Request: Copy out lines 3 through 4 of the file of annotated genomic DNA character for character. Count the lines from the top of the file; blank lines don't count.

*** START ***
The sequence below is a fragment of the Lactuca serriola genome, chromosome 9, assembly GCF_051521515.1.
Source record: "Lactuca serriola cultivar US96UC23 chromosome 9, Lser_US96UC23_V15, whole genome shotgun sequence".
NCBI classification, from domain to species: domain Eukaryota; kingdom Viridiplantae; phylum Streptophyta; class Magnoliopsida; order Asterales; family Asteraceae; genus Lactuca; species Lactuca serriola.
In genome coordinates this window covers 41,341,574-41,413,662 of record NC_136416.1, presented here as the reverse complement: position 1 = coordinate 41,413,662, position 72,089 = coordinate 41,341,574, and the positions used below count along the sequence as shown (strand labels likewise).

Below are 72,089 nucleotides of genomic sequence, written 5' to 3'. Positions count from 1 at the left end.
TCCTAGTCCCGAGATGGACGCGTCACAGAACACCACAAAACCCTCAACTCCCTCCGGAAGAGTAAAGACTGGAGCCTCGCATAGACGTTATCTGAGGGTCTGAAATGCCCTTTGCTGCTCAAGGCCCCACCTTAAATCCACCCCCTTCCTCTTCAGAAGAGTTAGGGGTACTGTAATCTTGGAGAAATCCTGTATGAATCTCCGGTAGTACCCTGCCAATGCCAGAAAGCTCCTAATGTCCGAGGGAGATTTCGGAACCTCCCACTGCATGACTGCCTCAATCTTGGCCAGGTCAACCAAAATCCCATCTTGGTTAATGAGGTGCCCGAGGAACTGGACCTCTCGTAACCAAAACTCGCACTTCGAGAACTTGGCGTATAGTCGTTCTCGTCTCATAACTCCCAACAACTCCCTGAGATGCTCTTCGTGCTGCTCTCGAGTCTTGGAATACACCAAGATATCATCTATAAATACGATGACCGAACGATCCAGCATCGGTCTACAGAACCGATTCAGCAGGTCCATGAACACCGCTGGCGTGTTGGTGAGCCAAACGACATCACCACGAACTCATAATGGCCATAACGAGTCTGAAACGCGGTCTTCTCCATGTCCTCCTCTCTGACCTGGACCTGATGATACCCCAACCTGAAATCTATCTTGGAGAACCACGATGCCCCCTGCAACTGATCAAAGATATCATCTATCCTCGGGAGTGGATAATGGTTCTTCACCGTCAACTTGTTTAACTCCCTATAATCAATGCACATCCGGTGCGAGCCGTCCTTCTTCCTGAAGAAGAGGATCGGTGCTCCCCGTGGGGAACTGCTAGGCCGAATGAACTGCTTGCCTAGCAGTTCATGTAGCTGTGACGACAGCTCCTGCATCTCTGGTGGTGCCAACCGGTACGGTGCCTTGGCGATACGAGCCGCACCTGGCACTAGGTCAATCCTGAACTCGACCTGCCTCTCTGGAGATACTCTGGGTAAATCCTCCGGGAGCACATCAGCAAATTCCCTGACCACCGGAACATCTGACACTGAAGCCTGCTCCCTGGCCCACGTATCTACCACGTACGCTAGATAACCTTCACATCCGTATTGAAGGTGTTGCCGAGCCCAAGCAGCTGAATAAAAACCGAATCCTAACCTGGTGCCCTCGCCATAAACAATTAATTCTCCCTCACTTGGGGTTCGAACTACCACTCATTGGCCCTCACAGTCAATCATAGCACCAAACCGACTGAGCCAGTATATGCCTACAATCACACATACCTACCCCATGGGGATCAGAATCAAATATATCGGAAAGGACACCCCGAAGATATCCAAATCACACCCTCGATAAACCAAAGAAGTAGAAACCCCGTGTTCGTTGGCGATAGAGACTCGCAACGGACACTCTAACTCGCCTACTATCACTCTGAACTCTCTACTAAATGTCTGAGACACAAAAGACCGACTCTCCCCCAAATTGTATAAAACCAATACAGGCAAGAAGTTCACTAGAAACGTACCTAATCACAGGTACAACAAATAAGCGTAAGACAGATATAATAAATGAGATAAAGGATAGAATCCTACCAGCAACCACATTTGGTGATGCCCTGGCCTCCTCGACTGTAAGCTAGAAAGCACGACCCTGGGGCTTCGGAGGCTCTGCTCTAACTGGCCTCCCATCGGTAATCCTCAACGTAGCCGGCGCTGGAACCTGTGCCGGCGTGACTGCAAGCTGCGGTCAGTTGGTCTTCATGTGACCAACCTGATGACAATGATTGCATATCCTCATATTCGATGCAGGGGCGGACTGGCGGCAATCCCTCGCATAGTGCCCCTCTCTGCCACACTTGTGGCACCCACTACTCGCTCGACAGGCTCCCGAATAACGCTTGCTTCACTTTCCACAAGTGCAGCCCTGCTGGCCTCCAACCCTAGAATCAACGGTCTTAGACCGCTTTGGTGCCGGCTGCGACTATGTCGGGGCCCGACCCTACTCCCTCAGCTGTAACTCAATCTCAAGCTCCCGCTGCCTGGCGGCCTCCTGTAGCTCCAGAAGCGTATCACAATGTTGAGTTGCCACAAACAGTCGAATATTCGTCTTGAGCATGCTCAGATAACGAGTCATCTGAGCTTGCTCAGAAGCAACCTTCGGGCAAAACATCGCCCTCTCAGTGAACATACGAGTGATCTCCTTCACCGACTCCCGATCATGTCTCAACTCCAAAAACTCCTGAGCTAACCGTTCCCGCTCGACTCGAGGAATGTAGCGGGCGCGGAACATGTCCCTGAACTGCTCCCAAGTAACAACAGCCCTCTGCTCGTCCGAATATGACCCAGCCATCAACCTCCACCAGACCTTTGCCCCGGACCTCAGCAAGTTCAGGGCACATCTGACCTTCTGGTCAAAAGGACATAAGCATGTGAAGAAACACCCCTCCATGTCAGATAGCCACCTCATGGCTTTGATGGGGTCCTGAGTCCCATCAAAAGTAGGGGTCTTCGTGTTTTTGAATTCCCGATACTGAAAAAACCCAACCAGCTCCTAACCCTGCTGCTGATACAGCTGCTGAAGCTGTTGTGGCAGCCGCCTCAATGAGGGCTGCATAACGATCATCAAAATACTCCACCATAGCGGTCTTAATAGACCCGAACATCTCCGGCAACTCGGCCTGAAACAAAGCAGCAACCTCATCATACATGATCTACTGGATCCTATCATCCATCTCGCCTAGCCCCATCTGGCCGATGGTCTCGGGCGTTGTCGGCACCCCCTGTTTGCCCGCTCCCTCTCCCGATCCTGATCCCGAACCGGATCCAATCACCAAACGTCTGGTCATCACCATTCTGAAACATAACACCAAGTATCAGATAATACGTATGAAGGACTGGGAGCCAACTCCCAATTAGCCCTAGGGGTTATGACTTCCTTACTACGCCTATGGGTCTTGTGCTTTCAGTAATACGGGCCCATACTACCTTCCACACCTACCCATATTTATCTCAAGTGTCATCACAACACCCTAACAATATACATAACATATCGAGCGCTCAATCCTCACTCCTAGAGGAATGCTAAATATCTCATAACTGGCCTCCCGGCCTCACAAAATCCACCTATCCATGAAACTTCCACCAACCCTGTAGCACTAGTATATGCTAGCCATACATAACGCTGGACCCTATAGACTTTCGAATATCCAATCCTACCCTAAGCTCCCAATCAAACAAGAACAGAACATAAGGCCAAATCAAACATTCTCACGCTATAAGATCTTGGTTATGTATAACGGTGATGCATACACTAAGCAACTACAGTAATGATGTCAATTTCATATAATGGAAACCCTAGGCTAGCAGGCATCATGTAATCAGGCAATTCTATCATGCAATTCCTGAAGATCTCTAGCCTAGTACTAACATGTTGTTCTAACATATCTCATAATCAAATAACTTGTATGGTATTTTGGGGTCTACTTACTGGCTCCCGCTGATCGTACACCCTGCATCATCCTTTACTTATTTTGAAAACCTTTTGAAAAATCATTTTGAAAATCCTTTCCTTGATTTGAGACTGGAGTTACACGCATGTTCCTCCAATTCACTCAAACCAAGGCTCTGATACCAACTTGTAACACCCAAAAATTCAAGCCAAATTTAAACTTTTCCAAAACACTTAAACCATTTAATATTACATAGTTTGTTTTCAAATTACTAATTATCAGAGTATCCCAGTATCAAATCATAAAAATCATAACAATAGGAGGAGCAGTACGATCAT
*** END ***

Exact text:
NCBI classification, from domain to species: domain Eukaryota; kingdom Viridiplantae; phylum Streptophyta; class Magnoliopsida; order Asterales; family Asteraceae; genus Lactuca; species Lactuca serriola.
In genome coordinates this window covers 41,341,574-41,413,662 of record NC_136416.1, presented here as the reverse complement: position 1 = coordinate 41,413,662, position 72,089 = coordinate 41,341,574, and the positions used below count along the sequence as shown (strand labels likewise).